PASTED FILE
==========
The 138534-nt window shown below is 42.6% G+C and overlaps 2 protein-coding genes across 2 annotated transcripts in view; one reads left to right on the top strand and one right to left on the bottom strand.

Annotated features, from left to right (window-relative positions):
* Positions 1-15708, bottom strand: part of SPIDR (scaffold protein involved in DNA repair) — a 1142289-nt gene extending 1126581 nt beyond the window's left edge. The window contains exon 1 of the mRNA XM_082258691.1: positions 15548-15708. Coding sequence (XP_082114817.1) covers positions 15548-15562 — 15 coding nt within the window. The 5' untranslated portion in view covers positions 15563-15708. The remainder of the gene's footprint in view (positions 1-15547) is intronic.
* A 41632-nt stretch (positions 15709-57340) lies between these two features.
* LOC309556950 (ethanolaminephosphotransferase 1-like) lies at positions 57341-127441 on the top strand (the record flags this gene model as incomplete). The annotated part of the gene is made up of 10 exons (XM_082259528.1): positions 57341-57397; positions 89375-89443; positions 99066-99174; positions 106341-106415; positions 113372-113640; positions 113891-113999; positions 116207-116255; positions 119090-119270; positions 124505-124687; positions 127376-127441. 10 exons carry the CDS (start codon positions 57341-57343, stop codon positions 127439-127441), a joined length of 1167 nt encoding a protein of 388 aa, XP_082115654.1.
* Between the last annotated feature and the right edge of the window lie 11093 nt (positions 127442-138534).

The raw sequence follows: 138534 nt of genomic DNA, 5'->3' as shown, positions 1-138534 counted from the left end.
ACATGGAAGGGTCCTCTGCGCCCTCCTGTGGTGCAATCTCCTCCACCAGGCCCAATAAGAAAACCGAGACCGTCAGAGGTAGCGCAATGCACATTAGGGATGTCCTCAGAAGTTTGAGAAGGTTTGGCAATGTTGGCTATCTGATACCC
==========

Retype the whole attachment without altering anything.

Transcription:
The 138534-nt window shown below is 42.6% G+C and overlaps 2 protein-coding genes across 2 annotated transcripts in view; one reads left to right on the top strand and one right to left on the bottom strand.

Annotated features, from left to right (window-relative positions):
* Positions 1-15708, bottom strand: part of SPIDR (scaffold protein involved in DNA repair) — a 1142289-nt gene extending 1126581 nt beyond the window's left edge. The window contains exon 1 of the mRNA XM_082258691.1: positions 15548-15708. Coding sequence (XP_082114817.1) covers positions 15548-15562 — 15 coding nt within the window. The 5' untranslated portion in view covers positions 15563-15708. The remainder of the gene's footprint in view (positions 1-15547) is intronic.
* A 41632-nt stretch (positions 15709-57340) lies between these two features.
* LOC309556950 (ethanolaminephosphotransferase 1-like) lies at positions 57341-127441 on the top strand (the record flags this gene model as incomplete). The annotated part of the gene is made up of 10 exons (XM_082259528.1): positions 57341-57397; positions 89375-89443; positions 99066-99174; positions 106341-106415; positions 113372-113640; positions 113891-113999; positions 116207-116255; positions 119090-119270; positions 124505-124687; positions 127376-127441. 10 exons carry the CDS (start codon positions 57341-57343, stop codon positions 127439-127441), a joined length of 1167 nt encoding a protein of 388 aa, XP_082115654.1.
* Between the last annotated feature and the right edge of the window lie 11093 nt (positions 127442-138534).

The raw sequence follows: 138534 nt of genomic DNA, 5'->3' as shown, positions 1-138534 counted from the left end.
ACATGGAAGGGTCCTCTGCGCCCTCCTGTGGTGCAATCTCCTCCACCAGGCCCAATAAGAAAACCGAGACCGTCAGAGGTAGCGCAATGCACATTAGGGATGTCCTCAGAAGTTTGAGAAGGTTTGGCAATGTTGGCTATCTGATACCC